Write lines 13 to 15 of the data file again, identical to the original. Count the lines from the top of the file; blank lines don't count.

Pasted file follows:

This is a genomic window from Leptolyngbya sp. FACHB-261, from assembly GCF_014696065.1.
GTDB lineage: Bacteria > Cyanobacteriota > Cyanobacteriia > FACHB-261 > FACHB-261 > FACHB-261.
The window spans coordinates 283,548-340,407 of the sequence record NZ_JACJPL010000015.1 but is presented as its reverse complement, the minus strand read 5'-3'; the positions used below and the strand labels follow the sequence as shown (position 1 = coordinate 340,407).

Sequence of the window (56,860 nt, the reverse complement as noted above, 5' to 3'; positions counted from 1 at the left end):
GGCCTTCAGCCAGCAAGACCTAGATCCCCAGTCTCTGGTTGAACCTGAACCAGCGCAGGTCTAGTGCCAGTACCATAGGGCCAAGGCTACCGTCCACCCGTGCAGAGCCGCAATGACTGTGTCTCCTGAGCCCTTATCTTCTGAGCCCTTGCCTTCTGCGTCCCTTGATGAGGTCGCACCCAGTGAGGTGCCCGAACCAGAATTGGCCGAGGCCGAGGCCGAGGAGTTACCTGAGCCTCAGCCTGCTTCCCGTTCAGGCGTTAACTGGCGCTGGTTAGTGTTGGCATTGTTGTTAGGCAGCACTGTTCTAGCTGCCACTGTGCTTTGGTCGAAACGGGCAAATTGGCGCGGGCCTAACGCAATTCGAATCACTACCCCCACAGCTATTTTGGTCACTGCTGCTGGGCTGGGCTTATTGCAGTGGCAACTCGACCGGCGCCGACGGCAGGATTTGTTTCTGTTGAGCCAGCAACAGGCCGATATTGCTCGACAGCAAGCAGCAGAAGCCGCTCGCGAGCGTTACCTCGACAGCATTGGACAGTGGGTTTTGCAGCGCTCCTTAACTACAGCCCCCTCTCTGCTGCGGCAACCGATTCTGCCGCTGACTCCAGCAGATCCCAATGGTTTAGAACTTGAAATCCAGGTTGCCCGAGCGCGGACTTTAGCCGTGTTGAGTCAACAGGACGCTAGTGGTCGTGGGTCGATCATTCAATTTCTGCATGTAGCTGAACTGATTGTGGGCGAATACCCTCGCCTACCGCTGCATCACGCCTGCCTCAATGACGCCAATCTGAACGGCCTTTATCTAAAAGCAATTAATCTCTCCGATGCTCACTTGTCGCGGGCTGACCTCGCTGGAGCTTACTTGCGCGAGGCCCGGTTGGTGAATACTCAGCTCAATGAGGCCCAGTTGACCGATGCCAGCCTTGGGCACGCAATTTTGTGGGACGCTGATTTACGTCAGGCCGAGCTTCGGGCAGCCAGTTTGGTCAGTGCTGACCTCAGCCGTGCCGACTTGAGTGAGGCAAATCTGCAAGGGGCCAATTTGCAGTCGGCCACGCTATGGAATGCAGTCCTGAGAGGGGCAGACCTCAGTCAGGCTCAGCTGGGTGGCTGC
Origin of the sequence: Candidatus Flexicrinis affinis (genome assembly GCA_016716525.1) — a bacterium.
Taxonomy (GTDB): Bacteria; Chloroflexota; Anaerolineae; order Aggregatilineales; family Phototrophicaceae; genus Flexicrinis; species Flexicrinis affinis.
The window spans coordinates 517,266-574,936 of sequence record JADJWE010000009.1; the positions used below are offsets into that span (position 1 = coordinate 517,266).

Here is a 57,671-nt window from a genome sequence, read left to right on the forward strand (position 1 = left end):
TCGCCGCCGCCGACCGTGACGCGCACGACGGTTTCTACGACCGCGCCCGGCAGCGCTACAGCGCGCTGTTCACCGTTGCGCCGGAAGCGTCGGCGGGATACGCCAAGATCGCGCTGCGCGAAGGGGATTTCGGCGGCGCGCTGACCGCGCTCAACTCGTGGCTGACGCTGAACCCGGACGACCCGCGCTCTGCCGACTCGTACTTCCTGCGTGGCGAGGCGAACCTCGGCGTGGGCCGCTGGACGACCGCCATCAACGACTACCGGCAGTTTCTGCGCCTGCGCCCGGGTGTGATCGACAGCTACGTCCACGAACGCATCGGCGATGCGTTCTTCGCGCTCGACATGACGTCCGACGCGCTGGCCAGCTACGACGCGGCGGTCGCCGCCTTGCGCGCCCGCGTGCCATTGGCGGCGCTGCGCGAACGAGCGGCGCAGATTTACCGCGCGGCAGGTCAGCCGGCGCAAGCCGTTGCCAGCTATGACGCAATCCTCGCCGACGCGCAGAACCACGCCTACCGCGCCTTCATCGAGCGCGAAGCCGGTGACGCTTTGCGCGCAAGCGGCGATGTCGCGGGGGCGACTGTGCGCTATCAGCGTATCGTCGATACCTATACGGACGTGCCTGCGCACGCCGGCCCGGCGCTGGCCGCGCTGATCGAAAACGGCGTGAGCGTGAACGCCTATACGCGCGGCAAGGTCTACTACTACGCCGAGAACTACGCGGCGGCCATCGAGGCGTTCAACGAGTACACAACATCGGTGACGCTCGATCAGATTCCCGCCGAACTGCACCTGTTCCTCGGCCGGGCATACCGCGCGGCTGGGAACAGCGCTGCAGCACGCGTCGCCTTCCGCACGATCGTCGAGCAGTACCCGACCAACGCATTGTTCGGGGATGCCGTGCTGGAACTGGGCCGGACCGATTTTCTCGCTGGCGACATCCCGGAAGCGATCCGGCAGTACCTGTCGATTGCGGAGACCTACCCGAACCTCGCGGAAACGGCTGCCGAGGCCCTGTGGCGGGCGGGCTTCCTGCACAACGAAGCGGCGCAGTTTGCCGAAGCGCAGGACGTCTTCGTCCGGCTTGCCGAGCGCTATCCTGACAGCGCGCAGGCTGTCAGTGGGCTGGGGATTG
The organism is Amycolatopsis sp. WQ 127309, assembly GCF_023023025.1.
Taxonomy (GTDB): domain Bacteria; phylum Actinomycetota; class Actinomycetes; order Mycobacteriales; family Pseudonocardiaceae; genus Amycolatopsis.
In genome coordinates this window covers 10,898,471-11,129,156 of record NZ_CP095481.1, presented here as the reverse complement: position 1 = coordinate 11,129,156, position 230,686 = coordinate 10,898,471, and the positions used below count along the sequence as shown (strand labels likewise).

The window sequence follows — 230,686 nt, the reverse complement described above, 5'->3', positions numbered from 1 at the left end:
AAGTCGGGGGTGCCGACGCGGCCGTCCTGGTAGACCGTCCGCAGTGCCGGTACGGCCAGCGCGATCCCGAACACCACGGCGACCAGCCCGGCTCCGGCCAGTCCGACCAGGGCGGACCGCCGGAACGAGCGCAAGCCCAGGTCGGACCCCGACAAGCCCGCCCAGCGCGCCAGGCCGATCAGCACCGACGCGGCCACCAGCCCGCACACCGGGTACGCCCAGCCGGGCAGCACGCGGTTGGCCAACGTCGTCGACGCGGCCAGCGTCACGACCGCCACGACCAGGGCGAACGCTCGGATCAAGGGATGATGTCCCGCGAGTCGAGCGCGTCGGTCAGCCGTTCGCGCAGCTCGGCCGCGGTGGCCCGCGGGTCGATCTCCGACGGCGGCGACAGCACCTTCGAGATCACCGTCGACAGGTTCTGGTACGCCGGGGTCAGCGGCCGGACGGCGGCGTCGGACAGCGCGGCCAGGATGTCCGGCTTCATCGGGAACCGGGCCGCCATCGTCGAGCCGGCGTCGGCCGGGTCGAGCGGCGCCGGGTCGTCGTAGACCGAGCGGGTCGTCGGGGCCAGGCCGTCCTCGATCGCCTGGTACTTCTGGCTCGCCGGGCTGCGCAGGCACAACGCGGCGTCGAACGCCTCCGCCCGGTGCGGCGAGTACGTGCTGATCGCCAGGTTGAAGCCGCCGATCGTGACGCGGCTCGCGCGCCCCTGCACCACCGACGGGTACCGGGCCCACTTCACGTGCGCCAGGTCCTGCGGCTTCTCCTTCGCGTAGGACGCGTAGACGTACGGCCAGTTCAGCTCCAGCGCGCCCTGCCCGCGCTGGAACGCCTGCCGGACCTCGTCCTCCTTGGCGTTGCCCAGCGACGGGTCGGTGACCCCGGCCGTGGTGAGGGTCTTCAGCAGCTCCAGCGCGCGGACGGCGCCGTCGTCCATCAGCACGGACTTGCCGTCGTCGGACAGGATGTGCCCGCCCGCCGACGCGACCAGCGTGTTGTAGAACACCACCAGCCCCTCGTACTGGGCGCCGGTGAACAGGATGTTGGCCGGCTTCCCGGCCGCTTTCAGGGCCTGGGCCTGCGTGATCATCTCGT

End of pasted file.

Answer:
In genome coordinates this window covers 10,898,471-11,129,156 of record NZ_CP095481.1, presented here as the reverse complement: position 1 = coordinate 11,129,156, position 230,686 = coordinate 10,898,471, and the positions used below count along the sequence as shown (strand labels likewise).

The window sequence follows — 230,686 nt, the reverse complement described above, 5'->3', positions numbered from 1 at the left end:
AAGTCGGGGGTGCCGACGCGGCCGTCCTGGTAGACCGTCCGCAGTGCCGGTACGGCCAGCGCGATCCCGAACACCACGGCGACCAGCCCGGCTCCGGCCAGTCCGACCAGGGCGGACCGCCGGAACGAGCGCAAGCCCAGGTCGGACCCCGACAAGCCCGCCCAGCGCGCCAGGCCGATCAGCACCGACGCGGCCACCAGCCCGCACACCGGGTACGCCCAGCCGGGCAGCACGCGGTTGGCCAACGTCGTCGACGCGGCCAGCGTCACGACCGCCACGACCAGGGCGAACGCTCGGATCAAGGGATGATGTCCCGCGAGTCGAGCGCGTCGGTCAGCCGTTCGCGCAGCTCGGCCGCGGTGGCCCGCGGGTCGATCTCCGACGGCGGCGACAGCACCTTCGAGATCACCGTCGACAGGTTCTGGTACGCCGGGGTCAGCGGCCGGACGGCGGCGTCGGACAGCGCGGCCAGGATGTCCGGCTTCATCGGGAACCGGGCCGCCATCGTCGAGCCGGCGTCGGCCGGGTCGAGCGGCGCCGGGTCGTCGTAGACCGAGCGGGTCGTCGGGGCCAGGCCGTCCTCGATCGCCTGGTACTTCTGGCTCGCCGGGCTGCGCAGGCACAACGCGGCGTCGAACGCCTCCGCCCGGTGCGGCGAGTACGTGCTGATCGCCAGGTTGAAGCCGCCGATCGTGACGCGGCTCGCGCGCCCCTGCACCACCGACGGGTACCGGGCCCACTTCACGTGCGCCAGGTCCTGCGGCTTCTCCTTCGCGTAGGACGCGTAGACGTACGGCCAGTTCAGCTCCAGCGCGCCCTGCCCGCGCTGGAACGCCTGCCGGACCTCGTCCTCCTTGGCGTTGCCCAGCGACGGGTCGGTGACCCCGGCCGTGGTGAGGGTCTTCAGCAGCTCCAGCGCGCGGACGGCGCCGTCGTCCATCAGCACGGACTTGCCGTCGTCGGACAGGATGTGCCCGCCCGCCGACGCGACCAGCGTGTTGTAGAACACCACCAGCCCCTCGTACTGGGCGCCGGTGAACAGGATGTTGGCCGGCTTCCCGGCCGCTTTCAGGGCCTGGGCCTGCGTGATCATCTCGT